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Industry Ratifies RoCEv2 for Improved Hyperscale Computing

By - Source: Toms IT Pro

The Infiniband Trade Association (IBTA) announced the ratification of the latest interconnect specification for hyperscale and compute intensive operations, RoCEv2. With a steering committee composed of industry vendors, including Cray, IBM, HP, Mellanox, Oracle and Intel, the IBTA introduced remote direct memory access (RDMA) over converged Ethernet version 1 in 2010, providing a powerful tool for compute intensive hyperscale operations in need of an interconnect solution. Now RoCEv2 introduces the ability to route over Layer 3 (L3) networks. Read: 40+ Certs to Help Advance Your Networking Career

"The RoCEv2 standard enables multi-vendor, interoperable solutions delivering RDMA that spans hyperscale network environments," says Barry Barnett, co-chair of the InfiniBand Trade Association. "This in turn paves the way for broader adoption within enterprise environments in order to improve infrastructure efficiency and lower total cost of ownership."

Routing across L3 networks allows greater flexibility in how you choose to connect clusters in your environment. L3 routing connections are transparent to applications, allowing information to pass easily from memory to memory. With so much growth happening in this area, data centers can use all the flexibility they can get. RoCEv1, along with the widely used Fibre Channel over Ethernet (FCoE) connection protocol, allows for routing exclusively over Layer 2 networks. Other benefits improved upon by RoCEv2 include lower latency and CPU overhead, higher network utilization message support of storage protocols, sockets and message passing.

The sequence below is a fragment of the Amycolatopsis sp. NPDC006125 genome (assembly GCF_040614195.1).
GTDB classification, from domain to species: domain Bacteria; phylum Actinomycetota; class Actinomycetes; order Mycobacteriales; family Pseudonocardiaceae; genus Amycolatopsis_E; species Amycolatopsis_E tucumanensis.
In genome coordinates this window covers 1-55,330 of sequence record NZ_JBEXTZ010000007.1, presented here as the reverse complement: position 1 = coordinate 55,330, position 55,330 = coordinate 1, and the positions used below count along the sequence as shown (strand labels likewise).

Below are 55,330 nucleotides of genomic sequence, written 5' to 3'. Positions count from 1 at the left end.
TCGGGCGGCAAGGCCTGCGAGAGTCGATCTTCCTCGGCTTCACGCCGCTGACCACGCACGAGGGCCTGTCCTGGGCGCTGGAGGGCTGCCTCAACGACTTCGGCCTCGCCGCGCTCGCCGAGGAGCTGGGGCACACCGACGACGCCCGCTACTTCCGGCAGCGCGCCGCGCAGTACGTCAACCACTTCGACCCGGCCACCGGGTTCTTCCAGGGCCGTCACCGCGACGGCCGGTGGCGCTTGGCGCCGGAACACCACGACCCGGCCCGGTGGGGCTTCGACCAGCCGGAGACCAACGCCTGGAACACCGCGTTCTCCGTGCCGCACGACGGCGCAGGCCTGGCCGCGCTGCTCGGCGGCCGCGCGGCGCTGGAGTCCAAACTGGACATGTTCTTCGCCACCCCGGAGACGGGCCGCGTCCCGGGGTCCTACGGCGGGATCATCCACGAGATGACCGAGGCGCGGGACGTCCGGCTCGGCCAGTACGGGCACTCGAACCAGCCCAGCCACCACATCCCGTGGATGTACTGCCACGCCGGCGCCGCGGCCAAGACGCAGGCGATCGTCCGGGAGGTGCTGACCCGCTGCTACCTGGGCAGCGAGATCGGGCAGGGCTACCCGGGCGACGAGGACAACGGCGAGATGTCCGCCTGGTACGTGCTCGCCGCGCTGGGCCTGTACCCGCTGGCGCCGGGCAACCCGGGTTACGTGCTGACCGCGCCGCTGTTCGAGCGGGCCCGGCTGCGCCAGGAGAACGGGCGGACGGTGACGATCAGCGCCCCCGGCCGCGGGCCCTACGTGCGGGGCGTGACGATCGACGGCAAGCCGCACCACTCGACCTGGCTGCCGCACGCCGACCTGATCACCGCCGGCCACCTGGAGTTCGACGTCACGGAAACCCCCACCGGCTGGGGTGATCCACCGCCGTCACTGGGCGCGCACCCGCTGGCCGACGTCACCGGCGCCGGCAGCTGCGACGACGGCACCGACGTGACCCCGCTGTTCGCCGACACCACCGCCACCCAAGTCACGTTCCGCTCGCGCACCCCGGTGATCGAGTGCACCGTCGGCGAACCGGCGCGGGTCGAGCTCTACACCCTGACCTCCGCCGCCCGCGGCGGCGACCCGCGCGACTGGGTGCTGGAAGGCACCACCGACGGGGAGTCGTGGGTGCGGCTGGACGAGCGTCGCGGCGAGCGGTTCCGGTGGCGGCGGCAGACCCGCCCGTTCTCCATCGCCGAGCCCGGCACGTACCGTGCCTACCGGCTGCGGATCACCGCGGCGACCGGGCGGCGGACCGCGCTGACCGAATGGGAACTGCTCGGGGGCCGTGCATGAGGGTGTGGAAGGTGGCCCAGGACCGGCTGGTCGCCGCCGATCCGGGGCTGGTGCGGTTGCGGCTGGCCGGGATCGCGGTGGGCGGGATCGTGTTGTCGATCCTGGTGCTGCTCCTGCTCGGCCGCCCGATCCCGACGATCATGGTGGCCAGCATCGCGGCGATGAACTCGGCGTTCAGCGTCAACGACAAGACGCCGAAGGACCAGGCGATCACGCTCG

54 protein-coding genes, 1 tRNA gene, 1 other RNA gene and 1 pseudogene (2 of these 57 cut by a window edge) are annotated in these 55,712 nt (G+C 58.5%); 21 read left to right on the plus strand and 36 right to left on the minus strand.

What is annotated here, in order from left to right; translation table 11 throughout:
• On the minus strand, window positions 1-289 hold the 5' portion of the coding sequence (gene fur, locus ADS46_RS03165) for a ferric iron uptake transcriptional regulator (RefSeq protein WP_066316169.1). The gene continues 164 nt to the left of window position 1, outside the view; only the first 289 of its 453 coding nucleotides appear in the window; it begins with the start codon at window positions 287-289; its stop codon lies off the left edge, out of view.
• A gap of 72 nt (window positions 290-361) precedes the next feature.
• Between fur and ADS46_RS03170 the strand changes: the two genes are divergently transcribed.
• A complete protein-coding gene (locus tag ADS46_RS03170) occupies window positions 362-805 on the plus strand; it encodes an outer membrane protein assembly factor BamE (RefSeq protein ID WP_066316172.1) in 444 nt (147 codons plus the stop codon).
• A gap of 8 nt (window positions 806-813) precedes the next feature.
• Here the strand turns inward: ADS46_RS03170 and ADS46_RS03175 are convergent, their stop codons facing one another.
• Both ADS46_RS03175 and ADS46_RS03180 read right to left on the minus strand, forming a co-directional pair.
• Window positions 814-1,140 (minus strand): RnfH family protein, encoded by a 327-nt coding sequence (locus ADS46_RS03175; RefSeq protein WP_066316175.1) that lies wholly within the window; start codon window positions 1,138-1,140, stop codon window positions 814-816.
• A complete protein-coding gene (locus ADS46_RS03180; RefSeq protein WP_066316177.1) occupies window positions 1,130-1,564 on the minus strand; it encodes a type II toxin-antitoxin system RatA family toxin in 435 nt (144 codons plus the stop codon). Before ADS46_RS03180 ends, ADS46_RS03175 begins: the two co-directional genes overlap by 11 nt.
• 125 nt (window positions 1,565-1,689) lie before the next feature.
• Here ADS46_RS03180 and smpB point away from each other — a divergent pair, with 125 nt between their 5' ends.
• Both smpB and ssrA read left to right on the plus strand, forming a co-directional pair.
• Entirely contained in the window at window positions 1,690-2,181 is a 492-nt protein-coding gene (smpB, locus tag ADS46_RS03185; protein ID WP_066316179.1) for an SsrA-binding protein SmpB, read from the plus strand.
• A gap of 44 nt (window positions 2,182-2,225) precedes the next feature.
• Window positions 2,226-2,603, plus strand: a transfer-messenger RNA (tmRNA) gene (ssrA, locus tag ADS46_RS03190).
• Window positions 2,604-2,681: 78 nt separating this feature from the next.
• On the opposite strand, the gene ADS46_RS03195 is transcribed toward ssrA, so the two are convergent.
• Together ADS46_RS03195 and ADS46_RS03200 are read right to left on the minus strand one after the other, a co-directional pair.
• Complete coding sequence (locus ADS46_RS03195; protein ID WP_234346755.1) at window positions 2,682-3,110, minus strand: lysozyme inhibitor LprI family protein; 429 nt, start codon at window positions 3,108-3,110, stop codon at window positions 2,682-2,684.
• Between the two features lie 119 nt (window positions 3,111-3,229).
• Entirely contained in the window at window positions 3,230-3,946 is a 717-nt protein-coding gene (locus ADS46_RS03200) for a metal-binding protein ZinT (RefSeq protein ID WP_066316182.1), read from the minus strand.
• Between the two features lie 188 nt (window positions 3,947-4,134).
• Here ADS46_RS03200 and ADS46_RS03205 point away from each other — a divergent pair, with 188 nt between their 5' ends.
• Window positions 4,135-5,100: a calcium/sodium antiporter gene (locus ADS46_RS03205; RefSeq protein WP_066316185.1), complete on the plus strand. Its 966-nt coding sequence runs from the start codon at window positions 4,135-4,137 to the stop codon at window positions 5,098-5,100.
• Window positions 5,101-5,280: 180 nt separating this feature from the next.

One interconnect solution company is already ready to fully support the new RoCEv2 protocol. Mellanox announced support for RoCEv2 in its 10Gb/40Gb Ethernet ConnectX-3 Pro and SwitchX-2 switches. The ConnectX-3 Pro card utilizes a PCIe Gen3 connection and is designed for use in cloud and hyperscale environments with throughput of 10/40/56Gb per second.Comparison of RoCEv2 to other protocols. Image courtesy of Mellanox.Comparison of RoCEv2 to other protocols. Image courtesy of Mellanox."Major Web 2.0 and cloud providers are adopting a converged infrastructure and scale out storage to cope with massive scale, virtualization, mobility challenges, and the explosion of unstructured data. RoCEv2 finally brings together all the necessary ingredients to make network convergence over Ethernet a reality," says Michael Kagan, CTO of Mellanox Technologies.

On a phone call with Mellanox, the company explained that the process of ratification for RoCEv2 included a review which began with the technical networking group, then forwarded to the IBTA and eventually handed off to the steering committee. Testing included early adopters from the IT industry including member companies of the IBTA.

According to Mellanox, companies have already been warming up to RoCE. Microsoft uses RoCE enabled at 40GbE to help save on its Azure cloud storage, while Dell sees an advantage for customers using RoCE for server-based caching using Dell's Fluid Cache for SAN.

Many different deployments may benefit from the updated protocol, including Hadoop, block and object storage, and relational database servers, while software designed for RoCEv1 will also work for RoCEv2.

For more information on RoCEv2 take a look at the Open Fabrics Alliance's rundown of the new protocol.

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